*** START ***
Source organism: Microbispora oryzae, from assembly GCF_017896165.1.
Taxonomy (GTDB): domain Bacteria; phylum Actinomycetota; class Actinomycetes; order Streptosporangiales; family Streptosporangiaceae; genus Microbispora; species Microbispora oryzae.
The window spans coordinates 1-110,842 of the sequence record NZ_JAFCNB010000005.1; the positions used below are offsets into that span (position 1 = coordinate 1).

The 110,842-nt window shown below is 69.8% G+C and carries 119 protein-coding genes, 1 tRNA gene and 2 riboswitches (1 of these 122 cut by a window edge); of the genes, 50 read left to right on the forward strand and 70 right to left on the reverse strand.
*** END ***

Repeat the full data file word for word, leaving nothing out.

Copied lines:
Source organism: Microbispora oryzae, from assembly GCF_017896165.1.
Taxonomy (GTDB): domain Bacteria; phylum Actinomycetota; class Actinomycetes; order Streptosporangiales; family Streptosporangiaceae; genus Microbispora; species Microbispora oryzae.
The window spans coordinates 1-110,842 of the sequence record NZ_JAFCNB010000005.1; the positions used below are offsets into that span (position 1 = coordinate 1).

The 110,842-nt window shown below is 69.8% G+C and carries 119 protein-coding genes, 1 tRNA gene and 2 riboswitches (1 of these 122 cut by a window edge); of the genes, 50 read left to right on the forward strand and 70 right to left on the reverse strand.